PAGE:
Bittersweet Expectations

Hasmik Piliposyan


“Landing in Armenia in five minutes,” the pilot says. My heart almost skips a beat as my face turns the color of a bright red tomato, extremely nervous and excited that I am about to step foot on land last embraced more than ten years ago. Armenia: the land I have virtually held and caressed over and over in my mind. Land ancient and historically rich, fragile and broken, yet alive and changing, slowly. Land so breathtaking despite its horrific past and I finally get to feel and behold its spectacular beauty.

These were my thoughts before landing.

I walk in Zvartnots airport with absolute joy and notice the large “Welcome to Armenia” banner. My smile widens. I wait to be greeted by the airport staff, although I am left hanging for a few minutes, receiving nothing but cold stares that seem to shout, “Why are you here?” I am immediately overwhelmed and discouraged by the gloomy atmosphere and tell myself the only thing that will cure the bad impression and nostalgia is if I see my family. I do not feel welcome from all of the dirty looks and smirks from airport officials. I had brushed off many complaints about disapproving stares from civilians from past tourists because I believed there was a rational reason for their sullen and sunken faces, and there is.

Often, some say the first impression – even though this was my third time visiting after so long ago – is correct. One may think that simply waiting on a greeting when walking into an airport is not enough to bring a mood down or express a country’s well being, but the sorrow and restlessness in their eyes was proof. I knew what they were thinking and feeling and I could not blame them. Still, I was completely terrified. I came in with high expectations and believed when I made contact with a fellow Armenian, I would feel a sense of unity and warmth. I felt neither. I had grown so close to the homeland as a diasporan Armenian with songs, pictures, history,and our culture and traditions – I had never felt so far away. I went to sleep that night with a heavy heart that bled for the future of our nation.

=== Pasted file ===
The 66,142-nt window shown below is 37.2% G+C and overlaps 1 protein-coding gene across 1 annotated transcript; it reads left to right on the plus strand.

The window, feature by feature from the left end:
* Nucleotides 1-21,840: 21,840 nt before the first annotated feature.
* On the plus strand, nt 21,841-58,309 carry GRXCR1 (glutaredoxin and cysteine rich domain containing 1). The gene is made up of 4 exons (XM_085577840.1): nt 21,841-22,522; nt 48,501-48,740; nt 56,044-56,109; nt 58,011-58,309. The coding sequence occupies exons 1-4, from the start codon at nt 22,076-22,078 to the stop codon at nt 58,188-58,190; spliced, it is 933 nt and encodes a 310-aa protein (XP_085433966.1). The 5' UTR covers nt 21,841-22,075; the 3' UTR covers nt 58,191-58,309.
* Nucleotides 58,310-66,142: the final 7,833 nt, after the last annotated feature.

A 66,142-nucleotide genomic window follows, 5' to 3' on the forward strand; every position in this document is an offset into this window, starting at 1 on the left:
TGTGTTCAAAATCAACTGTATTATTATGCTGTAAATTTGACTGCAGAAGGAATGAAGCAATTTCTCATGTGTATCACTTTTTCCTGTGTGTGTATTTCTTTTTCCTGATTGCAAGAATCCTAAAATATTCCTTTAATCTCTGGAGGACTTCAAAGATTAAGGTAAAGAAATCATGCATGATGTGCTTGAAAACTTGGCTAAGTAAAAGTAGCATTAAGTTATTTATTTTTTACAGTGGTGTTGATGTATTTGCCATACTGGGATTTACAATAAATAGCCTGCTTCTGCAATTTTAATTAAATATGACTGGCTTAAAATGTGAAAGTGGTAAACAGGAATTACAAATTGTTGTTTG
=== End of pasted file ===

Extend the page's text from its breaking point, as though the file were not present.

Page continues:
Despite the sudden anxiety, I gained more inspiration. I woke up the very next morning to the most magnificent view of Mount Ararat from Masis village in the Artashat province, a village about four kilometers away from the Armenian-Turkish border where my maternal and paternal family resides. The two snowy peaks spoke to me. They cried out for peace and unity, something that in reality does not exist in Armenia, something our nation needs to keep from falling apart. Not to mention political corruption, it is clear that the Armenian government does not provide- or does not feel the need to provide- its people, especially its youth the encouragement and resources needed to bring about change as future leaders of our nation. Competition and envy is common among a majority of the Armenian people; there simply is no solidarity and we, as a nation must work to obtain it.

While easier said than done and often heard, we can take a different approach, a youthful advance. For instance, youth in Armenia and the diaspora can become more involved in politics and join political parties, work towards national projects that will both greatly benefit Armenia and provide a sense of togetherness, and get our voices heard with fresh new ideas that will bring hope, happiness, and a reason to stay in our homeland. For now, we are merely left with the idea of a unified homeland historically and domestically.

Carefully observing and speaking with some of the youth in villages and cities, I’ve come to understand that many of them yearn for a way out due to poor living conditions, not having enough money to sustain themselves and their families and being unable to continue on with their education. It is heartbreaking seeing ten year old children sell corn on the highways to make a few bucks or the terrible sewage system where people are likely to develop all kinds of diseases or the competition among next door neighbors over who is more capable of surviving for the week with enough food and money or the old and broken buildings almost everywhere- the list is quite long. In the diaspora, we picture a much different Armenia, a paradise we wish to return to, one where we are united with Western Armenia, Artsakh and Javakhk and one where there is true happiness despite little resources and opportunities. But, that is only because we do not live here. Armenians in Armenia show very little patriotism but that is because of injustice and poor living conditions. Many work their tails off but still can’t support themselves and their families making less than $200 a month. They do not live the life of a tourist; they have a reason to be angry.